Once it acquired nuclear weapons in the 1980s, and believed that it had neutralised New Delhi’s conventional military superiority, Pakistan stepped up cross-border terrorism against India without the fear of punitive retaliation. Having discovered a low-cost, high-value strategy of bleeding India by a thousand cuts, Pakistan, not surprisingly, has been loath to give up that instrument. The changed equation after the nuclearisation of the subcontinent at the end of the 1980s, demanded that India, in its own interest, mobilize a superior third force to rework the power calculus in the region in its favour. If there was no war on international terrorism after September 11, India would have had to invent it.
Second, it was in the very logic of nuclear weapons that the world would devote attention as never before to the crisis management and eventually conflict resolution between India and Pakistan. The frequency of American diplomatic interventions in the subcontinent increased after the introduction of nuclear weapons – during the Brass Tacks crisis of 1986-87, the May 1990 crisis, Kargil in June-July 1999 and the post 13 December 2001 confrontation between India and Pakistan. Each time America devoted high level diplomatic energies to defuse tensions between the subcontinental rivals and prevent them from escalating to the nuclear level.
India cannot expect that the world will sit back and watch repeated military confrontations in the subcontinent just because India does not like third party interventions. Even the smallest statistical possibility of a nuclear war between India and Pakistan would inevitably draw the world into it, given the consequences of such a war. Armed with nuclear weapons, India and Pakistan are no longer free agents to pursue policies without interference from the rest of the world. The question is no longer whether South Asian security problems are internationalized. It is, whether India can take advantage of the internationalization of the Indo-Pak problems, in particular the Kashmir dispute.
Third, the Kargil experience told India that international interventions in Indo-Pak disputes need not necessarily be against New Delhi. It is this political assessment that led New Delhi to adopt the strategy of coercive diplomacy against Pakistan following 13 December. The underlying premise was that a credible threat of war would draw in the United States to put pressure on Pakistan to change course on terrorism and Kashmir. That precisely is what happened, at least verbally. The United States and India have extracted promises from Pakistan to end cross-border terrorism. While India waits for these promises to be implemented, there can be no mistaking the central fact that India has chosen to deliberately ‘internationalize’ the conflict with Pakistan in order to achieve its objectives vis-a-vis Pakistan.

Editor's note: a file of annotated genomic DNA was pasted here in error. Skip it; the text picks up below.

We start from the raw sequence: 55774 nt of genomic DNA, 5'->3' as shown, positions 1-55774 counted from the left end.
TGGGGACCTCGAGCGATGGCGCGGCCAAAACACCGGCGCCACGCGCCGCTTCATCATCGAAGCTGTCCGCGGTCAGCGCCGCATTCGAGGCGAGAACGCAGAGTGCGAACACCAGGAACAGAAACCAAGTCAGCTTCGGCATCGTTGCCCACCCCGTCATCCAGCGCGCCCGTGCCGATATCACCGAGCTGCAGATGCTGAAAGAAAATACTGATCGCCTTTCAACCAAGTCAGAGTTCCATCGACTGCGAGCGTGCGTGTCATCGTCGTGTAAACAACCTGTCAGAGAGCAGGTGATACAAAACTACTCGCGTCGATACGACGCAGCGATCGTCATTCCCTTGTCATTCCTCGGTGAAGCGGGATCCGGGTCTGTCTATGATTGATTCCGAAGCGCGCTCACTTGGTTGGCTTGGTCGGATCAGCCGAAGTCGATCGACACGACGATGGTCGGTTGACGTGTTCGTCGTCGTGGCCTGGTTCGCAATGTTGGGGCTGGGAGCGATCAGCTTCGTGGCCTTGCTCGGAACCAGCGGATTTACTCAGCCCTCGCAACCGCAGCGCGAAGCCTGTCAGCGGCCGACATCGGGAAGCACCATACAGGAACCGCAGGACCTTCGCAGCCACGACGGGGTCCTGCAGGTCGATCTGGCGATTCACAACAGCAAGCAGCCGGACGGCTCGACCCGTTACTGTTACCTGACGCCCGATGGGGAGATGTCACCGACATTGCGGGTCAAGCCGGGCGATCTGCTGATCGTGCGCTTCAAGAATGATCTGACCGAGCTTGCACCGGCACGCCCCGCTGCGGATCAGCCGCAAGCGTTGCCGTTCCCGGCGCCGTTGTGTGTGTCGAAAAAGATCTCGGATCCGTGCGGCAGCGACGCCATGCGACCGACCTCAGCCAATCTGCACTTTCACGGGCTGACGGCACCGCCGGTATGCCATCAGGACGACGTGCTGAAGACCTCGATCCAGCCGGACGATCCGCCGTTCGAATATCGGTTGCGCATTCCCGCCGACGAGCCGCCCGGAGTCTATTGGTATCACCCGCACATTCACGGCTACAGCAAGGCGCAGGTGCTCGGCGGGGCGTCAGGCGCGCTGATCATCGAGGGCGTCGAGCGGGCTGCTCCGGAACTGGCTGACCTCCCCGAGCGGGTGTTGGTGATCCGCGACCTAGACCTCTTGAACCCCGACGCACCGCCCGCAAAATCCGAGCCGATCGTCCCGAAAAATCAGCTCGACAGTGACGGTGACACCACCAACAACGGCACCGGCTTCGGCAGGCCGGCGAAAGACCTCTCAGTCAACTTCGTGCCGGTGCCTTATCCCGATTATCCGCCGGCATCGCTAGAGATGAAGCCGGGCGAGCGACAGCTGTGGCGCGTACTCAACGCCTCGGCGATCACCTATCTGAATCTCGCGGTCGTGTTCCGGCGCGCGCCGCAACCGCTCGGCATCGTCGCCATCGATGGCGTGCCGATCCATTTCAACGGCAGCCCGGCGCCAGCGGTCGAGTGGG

Clever spokesmen of the government might want to differentiate between the internationalization of Pakistan’s sponsorship of terrorism and the insistence on keeping the prospective Indo-Pak dialogue on Kashmir bilateral. But the reality is that New Delhi needs international support to encourage Pakistan to accept a reasonable solution to the Kashmir dispute.
India would also benefit if the international community underwrites a settlement of the Kashmir dispute to make it an enduring one. There are hints from the Anglo-American world that they might be willing to back a solution to the Kashmir conflict that focuses on adjustments to the Line of Control as international border between India and Pakistan and considerable autonomy for the Kashmiri people across the divide. Must India cry foul at an involvement of the international community in creating the conditions for a final settlement of the dispute that has so sapped the energies of India and Pakistan for five decades?
The Prime Minister, Atal Behari Vajpayee, in his interview to Newsweek at the end of June said he does not mind a ‘facilitation’ of the Indo-Pak dialogue on Kashmir. The rest of the political class appears way behind the curve. Indo-Pak confrontation since 13 December has brought the United States decisively into the subcontinent. After considerable reluctance the Bush administration appears to have decided to make a bid for lasting peace between New Delhi and Islamabad, for it cannot hope to come every once in a while to manage recurring crises between them. It has understood that conflict resolution will have to follow crisis management this time around.
Given the sea change in Indo-U.S. relations since the end of the Cold War, American interest in resolving the Kashmir dispute is an opportunity and not a threat. The time has come for India to focus on outcomes rather than on procedures. A reasonable and final settlement of Kashmir is in India’s interest. Getting there soon is a strategic necessity. The logistics are a matter of detail and secondary.
For the political establishment in New Delhi abandoning the clichés on internationalization of the Kashmir dispute is as difficult as dumping the notion that the subcontinent is an exclusive sphere of influence. India has long held on to the notion of a ‘Monroe Doctrine’ for the subcontinent. New Delhi has worked on the assumption that it must strive to keep the great powers out of the subcontinent, its own backyard. A corollary of this assumption is that India should not let any other power interfere in the internal affairs of its smaller neighbours and that New Delhi must retain sole responsibility for the settlement of the conflicts in its neighbourhood.